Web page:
A Cup of the Hudson Next to Your Plate
Why are we going to drink from a river whose fish are not safe to eat? The answer’s not very complicated. Too many people and not enough water. The water company was ordered by the State to find additional resources as part of the agreement to allow the rate increase it was requesting. An obvious solution to the problem—throw the brakes on in places like Ramapo where growth is dangerously out of control—was not only disregarded, United Water’s alternative will probably exacerbate the growth that is urbanizing the town. Now that developers can claim the problem will be solved (in 2015), the Ramapo Master Plan to create the Ramapo Megaburb can proceed.
One Expert’s Reaction
Nicholas Christie-Blick is Professor of Earth and Environmental Sciences at the Lamont-Doherty Earth Observatory of Columbia University. Professor Blick co-authored a study titled Water Shortages, Development, and Drought in Rockland County with Bradfield Lyon and Yekaterina Gluzberg (published in the Journal of the American Water Resources).
What follows are Dr. Christie-Blick’s initial observations to the proposal by United Water.
"UWNY has been talking about this option for several years. They are forced into it because reprocessing sewage will be an even harder sell. (The output from the Western Ramapo plant will go into the river before being extracted again from shallow wells in Pleistocene gravels. There is no such convenient option in the rest of Rockland with an equivalent shut-down capability.)"
"I think that the biggest challenges for a desalination plant may be contaminants not removed in purification, and the fact that the output will go directly into the domestic supply, into Lake DeForest or into storage wells. So the potential exists to stuff up the entire water supply."
"Given the price tag of the Western Ramapo plant, I suspect that the $79 million is on the low side. Also, no mention is made of the cost of the energy demand for the desalination process, or the impact of either the initial investment or running costs on the price of water in Rockland. The recent large hike pays for little more than cosmetic tinkering to the water supply, with an emphasis on summer peak demand."
"With regard to output, 7.5 MGD is modest. The (daily) demand in Rockland is 28-29 MGD. Since 90% of 300,000 residents are supplied by UWNY, that works out at ~100 gallons per person per day. 7.5 MGD serves 75,000 people, on average. However, as UWNY knows, the problem is peak demand (~45 MGD), especially during times of deficient rainfall (say every 3-5 years). So, since the peak demand will also scale with population, the additional supply is probably good for no more than an extra 50,000 people. Bear in mind that we already need water restrictions with as little as 6 months of deficient rainfall."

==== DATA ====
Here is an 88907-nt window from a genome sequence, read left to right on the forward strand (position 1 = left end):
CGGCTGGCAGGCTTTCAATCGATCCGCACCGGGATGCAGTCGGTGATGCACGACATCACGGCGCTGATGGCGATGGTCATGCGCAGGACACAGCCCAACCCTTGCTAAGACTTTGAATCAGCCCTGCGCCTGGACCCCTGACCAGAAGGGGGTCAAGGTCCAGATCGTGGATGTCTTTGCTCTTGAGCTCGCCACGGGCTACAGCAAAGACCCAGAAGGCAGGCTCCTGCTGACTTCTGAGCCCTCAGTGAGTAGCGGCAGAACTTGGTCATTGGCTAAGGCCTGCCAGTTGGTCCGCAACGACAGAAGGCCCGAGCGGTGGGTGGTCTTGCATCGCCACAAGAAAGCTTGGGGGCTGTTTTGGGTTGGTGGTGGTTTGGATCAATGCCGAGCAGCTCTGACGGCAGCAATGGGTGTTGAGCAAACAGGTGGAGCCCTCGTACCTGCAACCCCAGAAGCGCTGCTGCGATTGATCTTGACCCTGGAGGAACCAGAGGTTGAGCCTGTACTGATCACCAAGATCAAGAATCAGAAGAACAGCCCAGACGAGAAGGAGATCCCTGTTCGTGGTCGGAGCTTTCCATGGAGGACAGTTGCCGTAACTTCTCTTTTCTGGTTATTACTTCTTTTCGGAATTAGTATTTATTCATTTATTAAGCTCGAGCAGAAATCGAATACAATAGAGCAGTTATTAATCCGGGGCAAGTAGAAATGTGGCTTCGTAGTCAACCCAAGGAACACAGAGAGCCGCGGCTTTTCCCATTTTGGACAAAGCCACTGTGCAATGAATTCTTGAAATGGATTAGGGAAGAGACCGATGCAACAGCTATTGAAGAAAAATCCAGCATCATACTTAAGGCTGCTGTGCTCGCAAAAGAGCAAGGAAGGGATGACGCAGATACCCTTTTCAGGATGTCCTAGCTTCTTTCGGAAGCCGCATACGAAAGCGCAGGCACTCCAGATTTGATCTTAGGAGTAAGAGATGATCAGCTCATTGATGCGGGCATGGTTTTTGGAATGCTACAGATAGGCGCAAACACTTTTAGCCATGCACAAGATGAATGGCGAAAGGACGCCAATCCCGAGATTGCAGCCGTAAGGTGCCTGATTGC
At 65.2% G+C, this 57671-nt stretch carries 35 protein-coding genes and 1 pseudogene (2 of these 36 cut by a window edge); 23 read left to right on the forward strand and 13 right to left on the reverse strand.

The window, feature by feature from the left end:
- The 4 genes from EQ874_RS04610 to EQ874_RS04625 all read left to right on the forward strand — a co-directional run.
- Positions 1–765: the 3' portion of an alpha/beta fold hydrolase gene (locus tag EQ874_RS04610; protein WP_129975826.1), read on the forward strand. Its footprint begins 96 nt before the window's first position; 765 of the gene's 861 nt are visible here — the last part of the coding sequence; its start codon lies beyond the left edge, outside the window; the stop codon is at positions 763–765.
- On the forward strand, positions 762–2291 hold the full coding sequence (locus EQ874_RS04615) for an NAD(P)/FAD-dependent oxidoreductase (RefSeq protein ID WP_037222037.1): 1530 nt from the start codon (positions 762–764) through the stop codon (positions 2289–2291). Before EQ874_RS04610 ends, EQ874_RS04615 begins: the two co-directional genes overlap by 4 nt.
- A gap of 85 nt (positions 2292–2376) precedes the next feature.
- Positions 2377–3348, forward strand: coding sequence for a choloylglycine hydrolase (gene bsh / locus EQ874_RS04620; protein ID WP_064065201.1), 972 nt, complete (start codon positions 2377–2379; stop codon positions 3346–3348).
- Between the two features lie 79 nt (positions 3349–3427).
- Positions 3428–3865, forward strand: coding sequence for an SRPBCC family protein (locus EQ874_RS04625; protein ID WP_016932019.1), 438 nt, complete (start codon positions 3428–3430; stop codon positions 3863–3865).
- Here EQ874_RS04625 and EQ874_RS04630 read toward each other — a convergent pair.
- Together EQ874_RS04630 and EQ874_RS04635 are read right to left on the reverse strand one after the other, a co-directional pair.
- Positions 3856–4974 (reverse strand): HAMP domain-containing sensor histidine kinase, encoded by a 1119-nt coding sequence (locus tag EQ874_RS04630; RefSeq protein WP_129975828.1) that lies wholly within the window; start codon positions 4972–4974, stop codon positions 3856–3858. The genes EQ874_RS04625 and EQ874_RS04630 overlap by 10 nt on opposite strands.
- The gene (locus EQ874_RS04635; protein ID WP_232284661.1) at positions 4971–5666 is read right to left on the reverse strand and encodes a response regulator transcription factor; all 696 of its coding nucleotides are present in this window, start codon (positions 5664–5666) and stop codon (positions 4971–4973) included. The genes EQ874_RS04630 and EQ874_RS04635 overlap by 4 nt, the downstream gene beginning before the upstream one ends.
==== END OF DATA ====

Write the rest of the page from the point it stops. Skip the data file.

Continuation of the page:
"Beyond the cost to the consumer, yet to be estimated, and as pointed out in the [Journal News] article, the promise of desalination in the eyes of developers, local politicians and the general public may be a more or less limitless supply. If we can process 7.5 MGD, then let's build an even bigger plant when we need one. As the folks at Preserve Ramapo will be happy to explain to you, we are already moving too rapidly from a rural/suburban county to a congested city. Since the Ramapo town board continues to be responsible for the largest population increases in Rockland’s largest town, and no town board shows any sign of standing in the path of developers, the prospects for runaway growth and a burgeoning demand for water are rather good."
"Among the devils in details not discussed by Laura Incalcaterra [in her Journal article] are the security of the domestic water supply and cost. What is needed, I believe, is a mechanism for linking development to the real cost of augmenting the water supply (and other infrastructure actually). If all new construction was whacked with a surcharge, then it would immediately become much less attractive to put up new buildings. Among the absurdities of the present arrangement is that county residents are forced to subsidize the profits of the developers."
[Editor’s note: Professor Christie-Blick explained to us that he offers these comments "in the context of the issues raised rather than firm conclusions about what UWNY has in mind." He will, no doubt, have to more to say on the subject when he returns from New Zealand and is able to study the company’s formal proposal.
You can read the Journal News article United Water proposes desalination plant along the Hudson River here.